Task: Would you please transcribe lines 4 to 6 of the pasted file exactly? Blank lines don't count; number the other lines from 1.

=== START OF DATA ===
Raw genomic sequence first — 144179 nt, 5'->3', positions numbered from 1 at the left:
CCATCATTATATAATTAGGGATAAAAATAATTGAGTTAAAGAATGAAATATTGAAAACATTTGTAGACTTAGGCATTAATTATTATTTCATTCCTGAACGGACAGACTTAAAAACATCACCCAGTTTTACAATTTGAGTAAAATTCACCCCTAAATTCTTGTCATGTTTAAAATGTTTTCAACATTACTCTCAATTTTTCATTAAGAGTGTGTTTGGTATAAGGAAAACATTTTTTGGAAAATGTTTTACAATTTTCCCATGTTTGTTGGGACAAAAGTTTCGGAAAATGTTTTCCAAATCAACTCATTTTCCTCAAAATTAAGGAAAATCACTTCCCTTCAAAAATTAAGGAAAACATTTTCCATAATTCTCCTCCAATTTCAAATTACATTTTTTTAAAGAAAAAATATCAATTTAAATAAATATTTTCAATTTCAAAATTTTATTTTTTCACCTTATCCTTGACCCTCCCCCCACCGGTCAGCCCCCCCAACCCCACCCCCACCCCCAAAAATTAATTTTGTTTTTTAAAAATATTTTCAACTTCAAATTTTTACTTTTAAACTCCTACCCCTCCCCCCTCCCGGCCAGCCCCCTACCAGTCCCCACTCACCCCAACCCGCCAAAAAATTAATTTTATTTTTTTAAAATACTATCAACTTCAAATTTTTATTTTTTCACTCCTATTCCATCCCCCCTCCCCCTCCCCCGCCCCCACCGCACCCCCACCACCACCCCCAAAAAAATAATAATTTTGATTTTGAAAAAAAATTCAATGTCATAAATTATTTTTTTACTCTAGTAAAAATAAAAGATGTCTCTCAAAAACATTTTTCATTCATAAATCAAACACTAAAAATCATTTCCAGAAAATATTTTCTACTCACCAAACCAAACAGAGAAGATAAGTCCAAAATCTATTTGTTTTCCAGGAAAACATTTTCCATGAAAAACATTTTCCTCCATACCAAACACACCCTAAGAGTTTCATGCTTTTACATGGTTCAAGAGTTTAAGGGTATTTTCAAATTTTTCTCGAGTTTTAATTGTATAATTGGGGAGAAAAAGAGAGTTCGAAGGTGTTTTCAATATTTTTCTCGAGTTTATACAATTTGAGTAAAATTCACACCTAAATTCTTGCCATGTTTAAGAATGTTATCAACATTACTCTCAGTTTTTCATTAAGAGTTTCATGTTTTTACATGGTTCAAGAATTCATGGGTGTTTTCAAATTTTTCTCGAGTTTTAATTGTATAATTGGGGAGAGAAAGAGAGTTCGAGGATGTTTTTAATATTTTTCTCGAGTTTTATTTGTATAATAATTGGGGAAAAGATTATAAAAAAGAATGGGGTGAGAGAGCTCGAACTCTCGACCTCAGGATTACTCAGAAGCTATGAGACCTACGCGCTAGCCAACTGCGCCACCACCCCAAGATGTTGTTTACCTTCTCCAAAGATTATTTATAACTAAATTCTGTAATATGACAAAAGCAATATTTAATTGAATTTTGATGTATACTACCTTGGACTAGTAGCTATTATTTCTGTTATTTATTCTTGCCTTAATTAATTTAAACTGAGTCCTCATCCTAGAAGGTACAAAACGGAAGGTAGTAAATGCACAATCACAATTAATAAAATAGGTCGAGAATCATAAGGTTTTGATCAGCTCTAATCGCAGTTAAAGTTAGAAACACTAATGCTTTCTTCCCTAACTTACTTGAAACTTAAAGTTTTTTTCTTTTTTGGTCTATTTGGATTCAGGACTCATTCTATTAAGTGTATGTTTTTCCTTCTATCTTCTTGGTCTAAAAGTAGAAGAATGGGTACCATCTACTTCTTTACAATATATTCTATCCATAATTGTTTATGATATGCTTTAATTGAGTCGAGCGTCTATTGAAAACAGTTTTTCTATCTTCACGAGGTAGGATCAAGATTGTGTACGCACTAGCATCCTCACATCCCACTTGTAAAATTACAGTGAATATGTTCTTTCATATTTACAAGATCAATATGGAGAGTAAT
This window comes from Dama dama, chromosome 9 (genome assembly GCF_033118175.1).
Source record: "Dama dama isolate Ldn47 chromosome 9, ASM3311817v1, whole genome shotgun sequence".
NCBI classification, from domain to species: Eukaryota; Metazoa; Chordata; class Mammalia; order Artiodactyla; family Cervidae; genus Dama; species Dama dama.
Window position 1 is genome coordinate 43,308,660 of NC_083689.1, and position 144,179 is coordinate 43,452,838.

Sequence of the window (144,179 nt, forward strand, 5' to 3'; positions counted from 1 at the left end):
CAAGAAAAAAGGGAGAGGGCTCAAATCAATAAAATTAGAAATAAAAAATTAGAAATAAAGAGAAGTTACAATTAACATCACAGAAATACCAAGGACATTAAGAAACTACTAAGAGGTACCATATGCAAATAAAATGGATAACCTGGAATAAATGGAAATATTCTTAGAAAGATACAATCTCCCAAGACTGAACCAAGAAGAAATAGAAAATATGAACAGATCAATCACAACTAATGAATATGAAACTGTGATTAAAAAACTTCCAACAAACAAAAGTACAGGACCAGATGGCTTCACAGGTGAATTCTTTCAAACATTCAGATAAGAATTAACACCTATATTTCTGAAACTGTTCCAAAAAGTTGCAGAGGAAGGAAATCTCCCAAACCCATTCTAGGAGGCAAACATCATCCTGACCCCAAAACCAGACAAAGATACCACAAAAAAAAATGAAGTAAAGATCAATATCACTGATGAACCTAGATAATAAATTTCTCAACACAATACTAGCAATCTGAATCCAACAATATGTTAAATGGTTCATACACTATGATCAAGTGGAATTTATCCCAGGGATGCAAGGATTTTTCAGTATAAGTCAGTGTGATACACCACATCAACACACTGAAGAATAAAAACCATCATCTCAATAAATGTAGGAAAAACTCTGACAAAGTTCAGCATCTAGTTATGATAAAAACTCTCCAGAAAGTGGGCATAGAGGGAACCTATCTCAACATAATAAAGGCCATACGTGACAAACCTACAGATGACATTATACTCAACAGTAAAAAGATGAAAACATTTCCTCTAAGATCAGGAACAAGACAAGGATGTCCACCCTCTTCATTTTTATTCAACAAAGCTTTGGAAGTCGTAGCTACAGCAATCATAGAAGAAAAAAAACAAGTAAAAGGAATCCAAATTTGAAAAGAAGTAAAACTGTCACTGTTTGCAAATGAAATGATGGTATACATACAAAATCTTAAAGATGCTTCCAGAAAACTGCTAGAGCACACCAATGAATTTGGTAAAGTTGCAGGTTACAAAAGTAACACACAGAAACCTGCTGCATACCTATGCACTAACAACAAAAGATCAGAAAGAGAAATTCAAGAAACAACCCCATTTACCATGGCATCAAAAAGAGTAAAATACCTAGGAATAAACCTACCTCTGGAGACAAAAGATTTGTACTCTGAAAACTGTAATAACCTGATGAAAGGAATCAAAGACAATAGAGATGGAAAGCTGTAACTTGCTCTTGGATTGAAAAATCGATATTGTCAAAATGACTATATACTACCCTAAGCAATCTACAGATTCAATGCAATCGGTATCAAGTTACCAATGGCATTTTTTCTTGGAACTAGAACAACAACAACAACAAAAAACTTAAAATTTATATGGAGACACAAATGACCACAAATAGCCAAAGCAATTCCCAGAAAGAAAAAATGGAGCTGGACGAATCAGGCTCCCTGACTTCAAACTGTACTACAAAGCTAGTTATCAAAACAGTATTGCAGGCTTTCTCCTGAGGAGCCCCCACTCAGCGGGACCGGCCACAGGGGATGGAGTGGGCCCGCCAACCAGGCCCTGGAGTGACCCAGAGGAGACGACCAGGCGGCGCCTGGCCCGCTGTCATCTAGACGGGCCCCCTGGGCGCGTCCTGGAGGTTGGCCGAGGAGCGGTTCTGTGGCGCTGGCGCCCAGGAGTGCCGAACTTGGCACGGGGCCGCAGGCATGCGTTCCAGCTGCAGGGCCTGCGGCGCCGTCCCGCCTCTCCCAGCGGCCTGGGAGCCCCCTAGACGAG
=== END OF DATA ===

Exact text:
Source record: "Dama dama isolate Ldn47 chromosome 9, ASM3311817v1, whole genome shotgun sequence".
NCBI classification, from domain to species: Eukaryota; Metazoa; Chordata; class Mammalia; order Artiodactyla; family Cervidae; genus Dama; species Dama dama.
Window position 1 is genome coordinate 43,308,660 of NC_083689.1, and position 144,179 is coordinate 43,452,838.